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McFarland Mall: See what’s left of the demolished Tuscaloosa Mall

Driving along Skyland Boulevard in Tuscaloosa you will see what looks like an ancient ruin. A skeletal structure resting on rows of beams hovering over piles of scrap steel, or what remains of the McFarland Mall.

Demolition of the mall resumed this spring after crews began leveling the property in early 2021 when multiple excavators lined the front of the mall – which once housed stores like Dillard’s (formerly Gayfers), Goody’s, TJ Maxx, Piccadilly Restaurant and the Fox 12 cinema hall – as diggers then ripped up old shop windows at Shoe Station and Sticks N Stuff.

Now, there are a few excavators and other construction equipment visible from the mall parking lot, along with piles of rubble sealed off with chain-link fencing and signs that read “No Construction Zone.” The only thing left standing will be the Dollar Tree, still operational – and quite busy – despite ongoing demolition.

Demolition of the McFarland Mall at 900 Skyland Blvd East which opened in February 1969. Pictured May 3, 2022. (Ben Flanagan / AL.com)

McFarland Mall Tuscaloosa 2022

Demolition of the McFarland Mall at 900 Skyland Blvd East which opened in February 1969. Pictured May 3, 2022. (Ben Flanagan / AL.com)

McFarland Mall Tuscaloosa 2022

Demolition of the McFarland Mall at 900 Skyland Blvd East which opened in February 1969. Pictured May 3, 2022. (Ben Flanagan / AL.com)

McFarland Mall Tuscaloosa 2022

Demolition of the McFarland Mall at 900 Skyland Blvd East which opened in February 1969. Pictured May 3, 2022. (Ben Flanagan / AL.com)

McFarland Mall Tuscaloosa 2022

Demolition of the McFarland Mall at 900 Skyland Blvd East which opened in February 1969. Pictured May 3, 2022. (Ben Flanagan / AL.com)

McFarland Mall Tuscaloosa 2022

Demolition of the McFarland Mall at 900 Skyland Blvd East which opened in February 1969. Pictured May 3, 2022. (Ben Flanagan / AL.com)

McFarland Mall Tuscaloosa 2022

Demolition of the McFarland Mall at 900 Skyland Blvd East which opened in February 1969. Pictured May 3, 2022. (Ben Flanagan / AL.com)

McFarland Mall Tuscaloosa 2022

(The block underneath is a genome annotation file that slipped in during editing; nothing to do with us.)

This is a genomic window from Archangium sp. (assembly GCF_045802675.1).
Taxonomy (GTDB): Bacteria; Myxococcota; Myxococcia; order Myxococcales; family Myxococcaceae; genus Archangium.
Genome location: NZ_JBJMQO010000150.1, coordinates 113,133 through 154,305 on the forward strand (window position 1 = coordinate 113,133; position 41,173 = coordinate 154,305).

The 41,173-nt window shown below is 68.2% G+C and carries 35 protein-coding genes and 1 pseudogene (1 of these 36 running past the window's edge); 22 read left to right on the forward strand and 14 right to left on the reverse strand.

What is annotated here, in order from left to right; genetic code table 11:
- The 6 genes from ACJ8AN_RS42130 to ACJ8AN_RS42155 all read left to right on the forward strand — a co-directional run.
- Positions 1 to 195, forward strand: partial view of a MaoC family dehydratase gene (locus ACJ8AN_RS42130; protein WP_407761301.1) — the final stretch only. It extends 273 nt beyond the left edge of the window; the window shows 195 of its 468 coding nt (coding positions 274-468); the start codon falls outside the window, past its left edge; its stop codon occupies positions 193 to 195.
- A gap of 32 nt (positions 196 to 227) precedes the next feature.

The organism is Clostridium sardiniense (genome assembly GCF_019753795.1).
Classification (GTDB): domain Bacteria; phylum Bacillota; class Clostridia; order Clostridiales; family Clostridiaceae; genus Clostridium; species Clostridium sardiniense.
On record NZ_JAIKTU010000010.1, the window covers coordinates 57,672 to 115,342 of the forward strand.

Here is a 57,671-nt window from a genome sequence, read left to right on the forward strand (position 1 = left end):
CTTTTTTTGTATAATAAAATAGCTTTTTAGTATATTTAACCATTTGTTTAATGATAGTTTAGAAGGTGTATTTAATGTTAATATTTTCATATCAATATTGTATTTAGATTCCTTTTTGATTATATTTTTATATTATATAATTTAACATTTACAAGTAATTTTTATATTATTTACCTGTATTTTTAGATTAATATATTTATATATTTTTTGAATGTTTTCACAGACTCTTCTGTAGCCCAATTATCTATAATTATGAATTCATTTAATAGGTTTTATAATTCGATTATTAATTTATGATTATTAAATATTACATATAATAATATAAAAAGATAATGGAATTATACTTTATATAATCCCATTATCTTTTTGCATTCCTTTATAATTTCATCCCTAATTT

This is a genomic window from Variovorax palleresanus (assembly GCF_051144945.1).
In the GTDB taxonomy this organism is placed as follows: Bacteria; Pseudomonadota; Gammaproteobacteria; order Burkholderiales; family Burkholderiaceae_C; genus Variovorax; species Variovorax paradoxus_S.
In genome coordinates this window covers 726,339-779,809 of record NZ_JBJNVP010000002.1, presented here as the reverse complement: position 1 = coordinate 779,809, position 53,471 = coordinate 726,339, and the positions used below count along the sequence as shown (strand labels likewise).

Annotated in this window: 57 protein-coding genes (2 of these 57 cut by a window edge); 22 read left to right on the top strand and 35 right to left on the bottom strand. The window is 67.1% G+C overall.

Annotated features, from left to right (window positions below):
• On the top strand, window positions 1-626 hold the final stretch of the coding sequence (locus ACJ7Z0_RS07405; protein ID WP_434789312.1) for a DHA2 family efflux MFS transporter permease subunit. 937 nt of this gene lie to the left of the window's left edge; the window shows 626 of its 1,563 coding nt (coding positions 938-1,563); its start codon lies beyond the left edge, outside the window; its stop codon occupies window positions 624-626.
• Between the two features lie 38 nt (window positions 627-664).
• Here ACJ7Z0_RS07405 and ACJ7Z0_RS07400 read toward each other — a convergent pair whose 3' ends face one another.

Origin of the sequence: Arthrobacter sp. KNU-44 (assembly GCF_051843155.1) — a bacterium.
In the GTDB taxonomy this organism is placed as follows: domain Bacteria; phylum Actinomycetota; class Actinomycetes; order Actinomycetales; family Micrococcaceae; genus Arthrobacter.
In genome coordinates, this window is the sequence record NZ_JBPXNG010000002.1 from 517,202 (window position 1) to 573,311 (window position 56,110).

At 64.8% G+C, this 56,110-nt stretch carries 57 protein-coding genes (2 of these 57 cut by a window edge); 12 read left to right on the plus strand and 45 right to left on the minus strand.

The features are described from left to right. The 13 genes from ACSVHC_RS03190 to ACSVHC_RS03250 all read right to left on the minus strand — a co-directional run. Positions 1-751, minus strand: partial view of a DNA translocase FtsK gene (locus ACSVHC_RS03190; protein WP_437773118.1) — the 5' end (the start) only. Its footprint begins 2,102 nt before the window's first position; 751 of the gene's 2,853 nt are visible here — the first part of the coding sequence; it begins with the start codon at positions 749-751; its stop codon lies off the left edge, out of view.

Demolition of the McFarland Mall at 900 Skyland Blvd East which opened in February 1969. Pictured May 3, 2022. (Ben Flanagan / AL.com)

McFarland Mall Tuscaloosa 2022

Demolition of the McFarland Mall at 900 Skyland Blvd East which opened in February 1969. Pictured May 3, 2022. (Ben Flanagan / AL.com)

McFarland Mall Tuscaloosa 2022

Demolition of the McFarland Mall at 900 Skyland Blvd East which opened in February 1969. Pictured May 3, 2022. (Ben Flanagan / AL.com)

McFarland Mall Tuscaloosa 2022

Demolition of the McFarland Mall at 900 Skyland Blvd East which opened in February 1969. Pictured May 3, 2022. (Ben Flanagan / AL.com)

McFarland Mall Tuscaloosa 2022

The Dollar Tree store is the only business operating on the McFarland Mall property. Demolition of the McFarland Mall at 900 Skyland Blvd East which opened in February 1969. Pictured May 3, 2022. (Ben Flanagan / AL.com)

LILY: Alabama’s Dead and Dying Malls

Local owner and businessman Stan Pate told The Tuscaloosa News that completion of the demolition of the 38.6-acre site was “overdue” and said he hoped it would become a “legacy project” .

Pate said last year that the plan was to redevelop the property into “a regional sports complex” beginning with the 2021 demolition. Pate and Amason Associates announced via press release that they had engaged Sports Facilities Advisory (SFA ), LLC, to begin market research to determine specific aspects of the future mixed-use, multi-sport and event facility.

Tuscaloosa District 7 Councilmember Cassius Lanier shared some ideas for future plans with WVUA 7 in April 2022.

“I have dreams for Top Golf, Buc-ee’s… Bass Pro Shops,” Lanier said. “He is very open to suggestions. I think we have a lot of opportunities. We spoke with many different developers. Once we take it apart and clean it up, I think the possibilities are endless.

A restaurant building on the property has already been razed ahead of the February 2021 demolition, which marked the destruction of the original building, the 100,000 square foot property at 900 Skyland Blvd East which opened in February 1969 Construction workers destroyed about 2.5 acres. under roof and, in the coming weeks, will move on to another phase where they will demolish another three acres.

The mall was built in 1968 and opened in 1969. Over the years it has housed the Gayfers department store (later Dillard’s), as well as the Fox 12 cinema (later a Regal franchise), a food court and other companies like Woolco, TJ Maxx, Mall Shoe Repair, Orange Julius, Zayre, Drug Mart, Lee’s Big and Tall, Aladdin’s Castle arcade, Diamond Jim’s arcade, Goody’s, Piccadilly Restaurant, Bookland, The Athlete’s Foot, Vieux Carre Sports Bar and many others.

Businessmen Ward Wharton McFarland and James Hinton originally developed the mall for its first phase, with Woolco and Gayfers serving as flagship stores with 30 stores in total at opening.

LILY: The Fox 12 Cinema at McFarland Mall guided my cinematic journey